Analyses of the 16S rRNA gene in 20 O. mucofloris individuals revealed that endosymbiont sequences belonging to the Oceanospirillales dominated the clone libraries of most individuals (Table S1) (sequences from other bacterial groups are described below). The endosymbiont sequences fell into eight phylogenetic groups called clusters A–H, with 99.5–99.7% sequence similarity within each cluster and 91.4–98.9% sequence similarity between clusters (Fig. 1). In most host individuals, 16S rRNA sequences from only a single cluster were found in the clone libraries (predominantly from Cluster A), but five individuals had sequences from two clusters, and one worm from three clusters (Fig. 1, Table S1).

Figure 1.

16S rRNA phylogeny of O. mucofloris Oceanospirillales endosymbionts. Consensus tree based on neighbour joining, maximum likelihood and maximum parsimony reconstructions. Sequences from this study are in bold. For clusters A and C, only some of the sequences used in the analyses are shown because of space limitations. Endosymbiont sequences from hosts collected below 1000 m are shown in dark blue and above 500 m in light blue. The colour bars on the right show the geographic location of the host collection site [red: North Atlantic, purple: West Pacific, green: East Pacific. For the Californian host species, the cluster names used by Goffredi et al., 2007 (P1–P6) are shown in green]. The numbers following each O. mucofloris endosymbiont sequence show the individual number/clone number, and accession number. Scale bar = 0.10 estimated substitutions per site.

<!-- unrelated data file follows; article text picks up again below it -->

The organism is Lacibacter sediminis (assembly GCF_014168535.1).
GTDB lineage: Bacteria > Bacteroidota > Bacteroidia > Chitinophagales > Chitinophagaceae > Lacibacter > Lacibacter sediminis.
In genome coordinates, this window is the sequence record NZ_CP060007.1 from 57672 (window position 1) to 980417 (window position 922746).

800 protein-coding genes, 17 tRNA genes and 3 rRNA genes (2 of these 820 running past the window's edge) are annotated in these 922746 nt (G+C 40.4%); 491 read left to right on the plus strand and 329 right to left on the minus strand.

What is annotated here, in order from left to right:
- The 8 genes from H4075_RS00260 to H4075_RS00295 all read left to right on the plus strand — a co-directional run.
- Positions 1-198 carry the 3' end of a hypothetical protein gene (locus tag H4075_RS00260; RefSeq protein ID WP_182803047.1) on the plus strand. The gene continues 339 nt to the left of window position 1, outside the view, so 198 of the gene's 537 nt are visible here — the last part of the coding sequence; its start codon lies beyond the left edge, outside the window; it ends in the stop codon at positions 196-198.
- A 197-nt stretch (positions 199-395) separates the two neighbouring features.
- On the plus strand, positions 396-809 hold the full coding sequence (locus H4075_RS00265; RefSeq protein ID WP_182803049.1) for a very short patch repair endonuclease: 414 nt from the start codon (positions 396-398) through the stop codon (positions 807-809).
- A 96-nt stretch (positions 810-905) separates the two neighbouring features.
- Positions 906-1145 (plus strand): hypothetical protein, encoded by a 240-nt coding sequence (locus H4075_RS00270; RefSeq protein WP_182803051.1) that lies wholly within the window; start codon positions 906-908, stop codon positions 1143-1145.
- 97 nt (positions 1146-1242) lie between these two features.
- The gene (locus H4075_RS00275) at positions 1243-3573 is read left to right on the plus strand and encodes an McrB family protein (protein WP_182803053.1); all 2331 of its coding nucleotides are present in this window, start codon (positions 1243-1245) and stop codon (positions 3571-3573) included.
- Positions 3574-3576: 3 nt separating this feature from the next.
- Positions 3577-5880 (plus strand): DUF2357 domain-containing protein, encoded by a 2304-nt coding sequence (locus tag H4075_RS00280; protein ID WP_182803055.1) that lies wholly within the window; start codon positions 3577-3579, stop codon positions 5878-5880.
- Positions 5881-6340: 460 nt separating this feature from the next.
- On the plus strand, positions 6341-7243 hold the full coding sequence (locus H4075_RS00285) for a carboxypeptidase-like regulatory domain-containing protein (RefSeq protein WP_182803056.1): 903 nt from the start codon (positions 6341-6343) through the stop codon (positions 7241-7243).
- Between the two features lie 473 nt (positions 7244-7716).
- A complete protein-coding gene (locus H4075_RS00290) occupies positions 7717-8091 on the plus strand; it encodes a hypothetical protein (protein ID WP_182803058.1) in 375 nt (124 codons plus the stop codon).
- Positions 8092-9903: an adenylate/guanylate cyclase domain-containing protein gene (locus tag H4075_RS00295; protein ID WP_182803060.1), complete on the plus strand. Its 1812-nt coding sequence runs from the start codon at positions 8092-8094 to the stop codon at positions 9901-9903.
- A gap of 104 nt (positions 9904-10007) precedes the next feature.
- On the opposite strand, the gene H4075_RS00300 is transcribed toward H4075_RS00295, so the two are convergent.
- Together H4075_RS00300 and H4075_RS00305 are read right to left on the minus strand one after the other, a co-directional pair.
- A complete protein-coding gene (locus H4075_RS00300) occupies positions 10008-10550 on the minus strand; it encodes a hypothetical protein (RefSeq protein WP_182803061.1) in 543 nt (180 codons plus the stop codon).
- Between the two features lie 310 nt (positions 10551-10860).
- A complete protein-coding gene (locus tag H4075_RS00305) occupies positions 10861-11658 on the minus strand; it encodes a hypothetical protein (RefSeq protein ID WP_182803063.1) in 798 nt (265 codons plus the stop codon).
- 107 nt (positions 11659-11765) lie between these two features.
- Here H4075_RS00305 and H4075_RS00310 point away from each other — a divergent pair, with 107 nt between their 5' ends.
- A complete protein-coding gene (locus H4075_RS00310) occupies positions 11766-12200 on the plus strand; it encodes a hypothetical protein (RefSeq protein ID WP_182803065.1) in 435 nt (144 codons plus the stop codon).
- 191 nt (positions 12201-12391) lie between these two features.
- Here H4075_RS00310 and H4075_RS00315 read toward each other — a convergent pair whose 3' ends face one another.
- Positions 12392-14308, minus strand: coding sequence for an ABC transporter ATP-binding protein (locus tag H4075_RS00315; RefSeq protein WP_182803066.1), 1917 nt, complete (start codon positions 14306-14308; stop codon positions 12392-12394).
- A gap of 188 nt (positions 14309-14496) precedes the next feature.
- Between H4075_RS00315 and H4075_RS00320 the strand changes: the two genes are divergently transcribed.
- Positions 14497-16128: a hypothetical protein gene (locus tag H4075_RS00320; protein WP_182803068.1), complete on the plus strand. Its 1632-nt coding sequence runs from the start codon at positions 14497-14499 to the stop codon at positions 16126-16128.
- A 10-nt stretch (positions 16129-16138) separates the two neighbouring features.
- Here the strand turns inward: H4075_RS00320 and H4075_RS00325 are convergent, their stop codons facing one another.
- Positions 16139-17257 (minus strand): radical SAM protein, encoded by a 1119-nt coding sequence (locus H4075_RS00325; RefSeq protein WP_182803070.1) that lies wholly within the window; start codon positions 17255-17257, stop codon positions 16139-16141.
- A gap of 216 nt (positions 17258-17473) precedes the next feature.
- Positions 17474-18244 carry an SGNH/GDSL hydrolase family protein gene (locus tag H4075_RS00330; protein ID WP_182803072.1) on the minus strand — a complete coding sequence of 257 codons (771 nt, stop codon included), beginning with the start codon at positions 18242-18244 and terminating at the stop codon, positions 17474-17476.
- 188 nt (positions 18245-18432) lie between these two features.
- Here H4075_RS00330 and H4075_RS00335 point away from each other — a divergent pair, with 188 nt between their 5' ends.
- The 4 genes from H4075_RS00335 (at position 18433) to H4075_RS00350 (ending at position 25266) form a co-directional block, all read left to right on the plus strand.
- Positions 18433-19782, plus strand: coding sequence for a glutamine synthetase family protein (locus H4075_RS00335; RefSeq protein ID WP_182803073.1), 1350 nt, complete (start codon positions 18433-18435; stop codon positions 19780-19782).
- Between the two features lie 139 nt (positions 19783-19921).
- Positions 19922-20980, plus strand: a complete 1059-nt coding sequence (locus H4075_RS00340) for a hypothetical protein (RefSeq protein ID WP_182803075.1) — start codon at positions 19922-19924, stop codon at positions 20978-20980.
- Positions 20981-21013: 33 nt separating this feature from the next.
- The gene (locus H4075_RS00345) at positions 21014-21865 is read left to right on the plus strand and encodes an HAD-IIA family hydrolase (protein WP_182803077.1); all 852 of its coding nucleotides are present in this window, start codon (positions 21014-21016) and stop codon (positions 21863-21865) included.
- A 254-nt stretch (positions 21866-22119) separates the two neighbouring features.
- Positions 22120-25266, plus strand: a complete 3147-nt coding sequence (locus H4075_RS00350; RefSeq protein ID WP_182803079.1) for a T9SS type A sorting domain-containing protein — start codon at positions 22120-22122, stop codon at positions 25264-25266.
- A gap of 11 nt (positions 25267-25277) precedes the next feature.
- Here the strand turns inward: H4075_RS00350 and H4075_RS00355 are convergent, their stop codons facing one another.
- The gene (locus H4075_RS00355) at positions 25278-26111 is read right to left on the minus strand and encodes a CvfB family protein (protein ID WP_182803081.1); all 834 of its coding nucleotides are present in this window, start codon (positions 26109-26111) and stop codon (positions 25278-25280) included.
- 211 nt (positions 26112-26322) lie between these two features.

The O. mucofloris endosymbiont clusters A–H did not form a monophyletic group, but were instead interspersed with 16S rRNA endosymbiont sequences from other Osedax species (Fig. 1). No geographic clustering of endosymbiont sequences was observed, with endosymbionts of Osedax species from the West Pacific (Japan) and East Pacific (California) more closely related to endosymbionts of O. mucofloris from the Atlantic Ocean than to those of other host species from their geographic region (Fig. 1).